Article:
In any surgical approach to necrotizing pancreatitis, the goal is to remove the necrotic tissue and to minimize accumulation of exudative fluid and extravasated pancreatic exocrine secretions. Reoperation in this setting can be difficult and can lead to increased morbidity. The principle of necrosectomy and "closed packing" is to perform a single operation, with thorough debridement and removal of necrotic and infected tissue, while minimizing the need for reoperation or subsequent pancreatic drainage.
For most patients, a midline incision allows better exposure and optimal placement of drains.
The transverse colon is elevated anteriorly and access to the lesser sac is gained via the left mesocolon. When necrosis is extensive, often there is bulging of the necrotic process at this site and entry should be made bluntly with a clamp or finger. Fluid is evacuated and sent for culture.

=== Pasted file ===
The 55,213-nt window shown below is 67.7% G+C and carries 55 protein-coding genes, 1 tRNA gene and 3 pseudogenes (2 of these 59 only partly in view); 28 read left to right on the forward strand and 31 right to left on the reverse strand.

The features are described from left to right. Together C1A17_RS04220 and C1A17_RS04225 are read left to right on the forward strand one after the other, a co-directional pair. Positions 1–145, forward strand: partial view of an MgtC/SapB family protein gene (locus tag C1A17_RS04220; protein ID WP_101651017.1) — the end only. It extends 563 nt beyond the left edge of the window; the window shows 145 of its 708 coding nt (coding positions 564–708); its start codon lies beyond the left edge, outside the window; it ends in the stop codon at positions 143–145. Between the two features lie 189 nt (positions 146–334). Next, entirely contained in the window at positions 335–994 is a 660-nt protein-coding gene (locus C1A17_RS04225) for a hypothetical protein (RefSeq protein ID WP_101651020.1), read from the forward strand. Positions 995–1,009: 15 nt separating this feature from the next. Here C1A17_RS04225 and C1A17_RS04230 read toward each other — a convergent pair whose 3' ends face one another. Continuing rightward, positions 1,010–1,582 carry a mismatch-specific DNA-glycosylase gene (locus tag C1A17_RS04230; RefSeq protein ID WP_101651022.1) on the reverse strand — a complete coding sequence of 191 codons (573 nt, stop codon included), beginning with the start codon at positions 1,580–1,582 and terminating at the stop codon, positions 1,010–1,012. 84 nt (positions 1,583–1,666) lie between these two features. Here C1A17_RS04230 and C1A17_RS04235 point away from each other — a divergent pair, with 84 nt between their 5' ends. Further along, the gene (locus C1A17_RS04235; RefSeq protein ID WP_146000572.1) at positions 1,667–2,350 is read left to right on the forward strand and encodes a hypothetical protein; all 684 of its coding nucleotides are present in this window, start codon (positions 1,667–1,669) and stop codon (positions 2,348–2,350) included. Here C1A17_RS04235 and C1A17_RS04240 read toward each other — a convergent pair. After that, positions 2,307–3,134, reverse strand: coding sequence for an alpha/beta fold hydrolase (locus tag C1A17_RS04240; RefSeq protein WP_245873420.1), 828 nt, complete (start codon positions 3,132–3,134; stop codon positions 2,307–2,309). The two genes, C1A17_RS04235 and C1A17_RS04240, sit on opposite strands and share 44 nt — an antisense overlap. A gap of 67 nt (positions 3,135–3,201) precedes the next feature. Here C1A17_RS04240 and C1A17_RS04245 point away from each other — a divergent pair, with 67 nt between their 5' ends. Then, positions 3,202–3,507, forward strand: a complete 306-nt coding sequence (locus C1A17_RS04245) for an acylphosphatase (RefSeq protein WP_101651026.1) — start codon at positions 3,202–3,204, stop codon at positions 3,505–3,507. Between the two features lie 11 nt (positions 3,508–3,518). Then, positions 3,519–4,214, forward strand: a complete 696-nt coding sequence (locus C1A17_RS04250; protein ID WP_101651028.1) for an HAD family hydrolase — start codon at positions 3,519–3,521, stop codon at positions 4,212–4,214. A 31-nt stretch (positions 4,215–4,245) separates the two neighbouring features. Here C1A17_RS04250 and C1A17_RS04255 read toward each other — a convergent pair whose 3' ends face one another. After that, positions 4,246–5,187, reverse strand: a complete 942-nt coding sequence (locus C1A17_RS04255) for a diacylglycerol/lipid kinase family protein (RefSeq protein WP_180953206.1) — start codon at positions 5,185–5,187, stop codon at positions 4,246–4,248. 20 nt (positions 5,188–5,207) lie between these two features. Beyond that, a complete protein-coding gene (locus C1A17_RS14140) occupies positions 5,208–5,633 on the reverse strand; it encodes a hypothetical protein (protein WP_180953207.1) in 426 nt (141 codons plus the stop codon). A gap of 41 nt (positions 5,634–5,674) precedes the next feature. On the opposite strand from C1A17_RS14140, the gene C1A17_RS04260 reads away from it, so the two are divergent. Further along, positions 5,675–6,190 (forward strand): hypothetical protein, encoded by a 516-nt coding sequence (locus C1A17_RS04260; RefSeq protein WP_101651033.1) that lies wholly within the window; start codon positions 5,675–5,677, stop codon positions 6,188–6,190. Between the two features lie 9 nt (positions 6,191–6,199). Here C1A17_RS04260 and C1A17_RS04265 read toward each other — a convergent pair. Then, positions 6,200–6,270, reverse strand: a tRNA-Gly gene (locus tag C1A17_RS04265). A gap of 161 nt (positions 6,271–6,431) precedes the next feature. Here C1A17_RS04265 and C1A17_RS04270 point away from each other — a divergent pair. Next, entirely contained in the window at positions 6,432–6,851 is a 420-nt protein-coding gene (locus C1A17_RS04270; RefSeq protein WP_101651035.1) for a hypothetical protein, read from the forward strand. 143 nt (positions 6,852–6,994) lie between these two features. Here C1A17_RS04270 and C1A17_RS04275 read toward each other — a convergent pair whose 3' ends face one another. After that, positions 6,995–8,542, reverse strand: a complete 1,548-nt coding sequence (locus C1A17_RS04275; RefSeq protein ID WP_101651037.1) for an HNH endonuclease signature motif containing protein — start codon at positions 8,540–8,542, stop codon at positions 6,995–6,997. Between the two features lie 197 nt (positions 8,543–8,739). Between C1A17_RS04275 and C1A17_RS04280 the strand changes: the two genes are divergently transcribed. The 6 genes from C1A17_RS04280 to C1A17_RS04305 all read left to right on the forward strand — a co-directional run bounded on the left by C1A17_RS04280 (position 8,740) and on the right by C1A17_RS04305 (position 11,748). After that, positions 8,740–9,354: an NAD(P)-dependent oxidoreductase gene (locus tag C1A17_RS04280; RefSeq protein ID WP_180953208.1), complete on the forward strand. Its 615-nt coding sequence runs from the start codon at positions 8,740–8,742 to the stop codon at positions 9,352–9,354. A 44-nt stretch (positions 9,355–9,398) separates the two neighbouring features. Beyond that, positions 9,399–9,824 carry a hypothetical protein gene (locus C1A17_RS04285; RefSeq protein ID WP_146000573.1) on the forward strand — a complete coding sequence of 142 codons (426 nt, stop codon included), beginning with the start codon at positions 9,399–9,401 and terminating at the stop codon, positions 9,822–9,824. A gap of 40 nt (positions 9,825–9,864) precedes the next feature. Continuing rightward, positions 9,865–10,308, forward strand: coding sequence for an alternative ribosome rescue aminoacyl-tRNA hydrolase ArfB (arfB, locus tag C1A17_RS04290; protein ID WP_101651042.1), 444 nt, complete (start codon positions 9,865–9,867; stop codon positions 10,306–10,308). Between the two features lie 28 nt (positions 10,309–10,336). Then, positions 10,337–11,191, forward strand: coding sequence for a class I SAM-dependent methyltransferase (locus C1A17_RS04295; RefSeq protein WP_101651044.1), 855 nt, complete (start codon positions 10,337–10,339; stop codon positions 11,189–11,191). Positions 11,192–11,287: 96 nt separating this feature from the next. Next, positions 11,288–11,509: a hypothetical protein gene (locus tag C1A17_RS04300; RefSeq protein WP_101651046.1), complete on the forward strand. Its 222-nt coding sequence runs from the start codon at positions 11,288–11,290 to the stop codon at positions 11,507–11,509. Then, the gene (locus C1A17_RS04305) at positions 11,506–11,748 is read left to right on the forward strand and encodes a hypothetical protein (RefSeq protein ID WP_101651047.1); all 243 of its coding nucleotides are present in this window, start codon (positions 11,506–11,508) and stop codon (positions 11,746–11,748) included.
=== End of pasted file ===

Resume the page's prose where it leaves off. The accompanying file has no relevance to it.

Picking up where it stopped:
The opening is enlarged, and with two fingers the cavity is explored. Depending on the extent and location of necrosis, an incision can also be made in the right mesocolon and, if necessary, the middle colic vessels are clamped and ligated.
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